General Oda explains if armed jetfighters meet within missile range, it could become a hair-trigger situation. The Chinese PLA-AF jetfighters usually keep within a regulated distance from Japanese jetfighters to show peaceful intent. Until the event reported by General Oda PLA-AF fighters had not flown south into Japanese airspace over the East China Sea and had not assumed a hostile stance against a Japanese Air Force fighter [probably scrambled from Okinawa].
But, this time, conditions totally changed. At least one PLA-AF fighter rapidly crossed into Japanese airspace over the Senkaku Islands (see red circle on map below) and showed an attacking behaviour against a Japanese jetfighter. The Japanese fighter avoided the attacking behaviour using a defencive manoeuvre. As the Japanese pilot judged he would be involved in dogfight with unforeseen consequences he withdrew and avoided possible air-to-air missile attack by using self-defence systems.
In writing this account General Oda, a former fighter pilot, well understands how serious the situation was and the need for immediate action. Such aggressive Chinese behavior had not been even experienced during the Cold War (around 1950 to 1992) and was the first-ever dogfight involving the modern Japanese Air Force.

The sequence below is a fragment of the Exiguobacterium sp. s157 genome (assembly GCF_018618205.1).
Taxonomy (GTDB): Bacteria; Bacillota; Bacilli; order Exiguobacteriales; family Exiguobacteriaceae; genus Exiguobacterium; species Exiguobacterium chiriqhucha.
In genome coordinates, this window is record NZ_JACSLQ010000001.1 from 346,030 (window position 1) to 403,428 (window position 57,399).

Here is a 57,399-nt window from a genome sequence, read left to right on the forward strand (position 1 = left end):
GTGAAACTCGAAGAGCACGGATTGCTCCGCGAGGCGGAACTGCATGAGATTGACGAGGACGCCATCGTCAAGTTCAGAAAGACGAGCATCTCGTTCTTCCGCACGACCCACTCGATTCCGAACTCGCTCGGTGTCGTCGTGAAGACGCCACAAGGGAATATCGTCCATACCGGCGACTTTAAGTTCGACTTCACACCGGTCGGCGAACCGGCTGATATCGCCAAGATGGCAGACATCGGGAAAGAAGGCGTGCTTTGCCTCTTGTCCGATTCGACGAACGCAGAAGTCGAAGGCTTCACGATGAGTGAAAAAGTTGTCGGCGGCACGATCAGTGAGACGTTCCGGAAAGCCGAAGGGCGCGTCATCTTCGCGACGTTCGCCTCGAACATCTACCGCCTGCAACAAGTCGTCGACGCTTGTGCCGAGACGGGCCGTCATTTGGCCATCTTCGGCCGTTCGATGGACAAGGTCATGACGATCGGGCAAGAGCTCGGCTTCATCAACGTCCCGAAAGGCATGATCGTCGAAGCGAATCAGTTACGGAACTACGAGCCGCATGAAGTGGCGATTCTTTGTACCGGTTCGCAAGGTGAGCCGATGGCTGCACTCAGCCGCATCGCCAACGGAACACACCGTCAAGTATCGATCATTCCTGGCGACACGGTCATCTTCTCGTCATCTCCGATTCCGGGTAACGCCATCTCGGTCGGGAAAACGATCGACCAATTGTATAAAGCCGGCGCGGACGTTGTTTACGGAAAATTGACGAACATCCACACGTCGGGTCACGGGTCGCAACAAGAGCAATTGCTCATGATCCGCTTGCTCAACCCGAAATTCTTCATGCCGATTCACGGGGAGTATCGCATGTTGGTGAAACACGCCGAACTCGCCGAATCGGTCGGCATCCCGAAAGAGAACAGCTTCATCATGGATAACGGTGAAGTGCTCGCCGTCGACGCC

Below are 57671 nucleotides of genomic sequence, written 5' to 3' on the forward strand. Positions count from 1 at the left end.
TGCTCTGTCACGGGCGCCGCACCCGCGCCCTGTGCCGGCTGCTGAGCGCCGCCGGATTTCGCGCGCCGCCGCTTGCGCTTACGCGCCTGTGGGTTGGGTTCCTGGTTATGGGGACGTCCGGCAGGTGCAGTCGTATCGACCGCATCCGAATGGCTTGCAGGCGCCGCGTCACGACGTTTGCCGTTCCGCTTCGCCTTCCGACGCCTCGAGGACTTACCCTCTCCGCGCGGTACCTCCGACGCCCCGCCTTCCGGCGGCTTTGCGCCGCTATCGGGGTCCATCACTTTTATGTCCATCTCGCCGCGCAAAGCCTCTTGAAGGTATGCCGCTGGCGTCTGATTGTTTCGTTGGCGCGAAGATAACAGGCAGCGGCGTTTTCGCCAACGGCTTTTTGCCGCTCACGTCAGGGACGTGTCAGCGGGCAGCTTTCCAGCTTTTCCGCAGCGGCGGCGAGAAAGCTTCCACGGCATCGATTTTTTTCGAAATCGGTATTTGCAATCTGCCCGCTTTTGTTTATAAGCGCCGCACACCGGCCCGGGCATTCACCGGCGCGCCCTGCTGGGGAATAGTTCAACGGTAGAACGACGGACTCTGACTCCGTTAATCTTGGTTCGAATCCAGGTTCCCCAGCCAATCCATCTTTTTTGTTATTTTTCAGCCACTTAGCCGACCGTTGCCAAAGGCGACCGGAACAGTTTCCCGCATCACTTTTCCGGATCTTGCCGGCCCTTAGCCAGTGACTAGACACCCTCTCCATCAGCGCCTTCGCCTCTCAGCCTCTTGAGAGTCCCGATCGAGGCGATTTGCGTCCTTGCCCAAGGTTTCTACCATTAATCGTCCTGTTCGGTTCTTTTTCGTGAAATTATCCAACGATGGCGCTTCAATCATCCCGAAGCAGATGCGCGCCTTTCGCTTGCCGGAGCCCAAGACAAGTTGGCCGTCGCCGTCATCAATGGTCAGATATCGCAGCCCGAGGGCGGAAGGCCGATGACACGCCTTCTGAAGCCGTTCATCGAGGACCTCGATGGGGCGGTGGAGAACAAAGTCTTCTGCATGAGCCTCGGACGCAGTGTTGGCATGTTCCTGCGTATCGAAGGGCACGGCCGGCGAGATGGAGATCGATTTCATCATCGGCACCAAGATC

If PLA-AF and Japanese fighters, equipped with missiles and aerial cannon, are involved in dogfights, a collision of fighters or firing of missiles is possible.
Pilots of the Japanese Air Force are strictly controlled and disciplined - so do not fire air-to-air missiles prematurely. But, pilots of the Chinese PLA-AF are relatively inexperienced - making their behaviour unpredictable.
China has been seeking a chance to establish effective control of territorial waters and airspace of the Senkaku Islands using jetfighter and PLA-N warship incursions. Now, China judges that she has the right to do so.
This situation is extremely serious. Of course, it has also been reported to the Japanese government. But, perhaps because of the difficulty of understanding its seriousness, Japan does not seem to have taken diplomatic action. So it has not become news. This unnecessary and dangerous Chinese provocative behaviour did not happen sporadically or accidentally, and it still continues. This is problem.
Now China, having crossed the line, has seen the lack of action by the Japanese government with respect to aggressive Chinese behaviour.
Serious confrontations in the sky will follow. They may not remain limited to confrontations, kept secret, between jetfighters. Dangerous provocative behaviour by the Chinese PLA-AF in the sky should be quickly announced and publically revealed to the international community - as it is a threat to international peace.